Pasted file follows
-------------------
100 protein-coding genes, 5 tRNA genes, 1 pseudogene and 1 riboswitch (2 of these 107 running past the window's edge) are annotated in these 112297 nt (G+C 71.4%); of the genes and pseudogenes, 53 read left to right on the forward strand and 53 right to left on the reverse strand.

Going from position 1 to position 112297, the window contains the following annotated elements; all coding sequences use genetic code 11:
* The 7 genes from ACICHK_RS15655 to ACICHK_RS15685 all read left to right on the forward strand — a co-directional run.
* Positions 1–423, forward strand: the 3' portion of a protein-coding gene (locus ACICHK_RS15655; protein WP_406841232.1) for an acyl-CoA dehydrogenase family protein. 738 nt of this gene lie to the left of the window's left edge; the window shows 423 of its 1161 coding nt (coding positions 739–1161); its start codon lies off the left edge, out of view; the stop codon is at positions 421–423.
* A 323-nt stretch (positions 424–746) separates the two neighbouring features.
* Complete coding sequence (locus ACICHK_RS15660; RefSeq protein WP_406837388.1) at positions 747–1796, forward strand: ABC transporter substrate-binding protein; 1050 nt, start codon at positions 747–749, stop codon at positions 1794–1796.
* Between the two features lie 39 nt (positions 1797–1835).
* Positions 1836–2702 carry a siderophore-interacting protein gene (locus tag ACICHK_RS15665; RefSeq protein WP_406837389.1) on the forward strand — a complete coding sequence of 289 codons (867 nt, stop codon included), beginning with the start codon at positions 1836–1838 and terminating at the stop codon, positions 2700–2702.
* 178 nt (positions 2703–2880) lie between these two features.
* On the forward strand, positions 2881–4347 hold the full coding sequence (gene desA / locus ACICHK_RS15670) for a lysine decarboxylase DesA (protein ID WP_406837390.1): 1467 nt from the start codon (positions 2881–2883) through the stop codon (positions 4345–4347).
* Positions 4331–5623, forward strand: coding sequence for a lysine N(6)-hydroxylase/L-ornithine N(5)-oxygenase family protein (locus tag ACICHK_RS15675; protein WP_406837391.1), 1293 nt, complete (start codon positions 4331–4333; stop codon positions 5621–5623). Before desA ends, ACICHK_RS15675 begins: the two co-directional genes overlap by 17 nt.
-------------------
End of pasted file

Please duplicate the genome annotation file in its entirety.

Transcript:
100 protein-coding genes, 5 tRNA genes, 1 pseudogene and 1 riboswitch (2 of these 107 running past the window's edge) are annotated in these 112297 nt (G+C 71.4%); of the genes and pseudogenes, 53 read left to right on the forward strand and 53 right to left on the reverse strand.

Going from position 1 to position 112297, the window contains the following annotated elements; all coding sequences use genetic code 11:
* The 7 genes from ACICHK_RS15655 to ACICHK_RS15685 all read left to right on the forward strand — a co-directional run.
* Positions 1–423, forward strand: the 3' portion of a protein-coding gene (locus ACICHK_RS15655; protein WP_406841232.1) for an acyl-CoA dehydrogenase family protein. 738 nt of this gene lie to the left of the window's left edge; the window shows 423 of its 1161 coding nt (coding positions 739–1161); its start codon lies off the left edge, out of view; the stop codon is at positions 421–423.
* A 323-nt stretch (positions 424–746) separates the two neighbouring features.
* Complete coding sequence (locus ACICHK_RS15660; RefSeq protein WP_406837388.1) at positions 747–1796, forward strand: ABC transporter substrate-binding protein; 1050 nt, start codon at positions 747–749, stop codon at positions 1794–1796.
* Between the two features lie 39 nt (positions 1797–1835).
* Positions 1836–2702 carry a siderophore-interacting protein gene (locus tag ACICHK_RS15665; RefSeq protein WP_406837389.1) on the forward strand — a complete coding sequence of 289 codons (867 nt, stop codon included), beginning with the start codon at positions 1836–1838 and terminating at the stop codon, positions 2700–2702.
* 178 nt (positions 2703–2880) lie between these two features.
* On the forward strand, positions 2881–4347 hold the full coding sequence (gene desA / locus ACICHK_RS15670) for a lysine decarboxylase DesA (protein ID WP_406837390.1): 1467 nt from the start codon (positions 2881–2883) through the stop codon (positions 4345–4347).
* Positions 4331–5623, forward strand: coding sequence for a lysine N(6)-hydroxylase/L-ornithine N(5)-oxygenase family protein (locus tag ACICHK_RS15675; protein WP_406837391.1), 1293 nt, complete (start codon positions 4331–4333; stop codon positions 5621–5623). Before desA ends, ACICHK_RS15675 begins: the two co-directional genes overlap by 17 nt.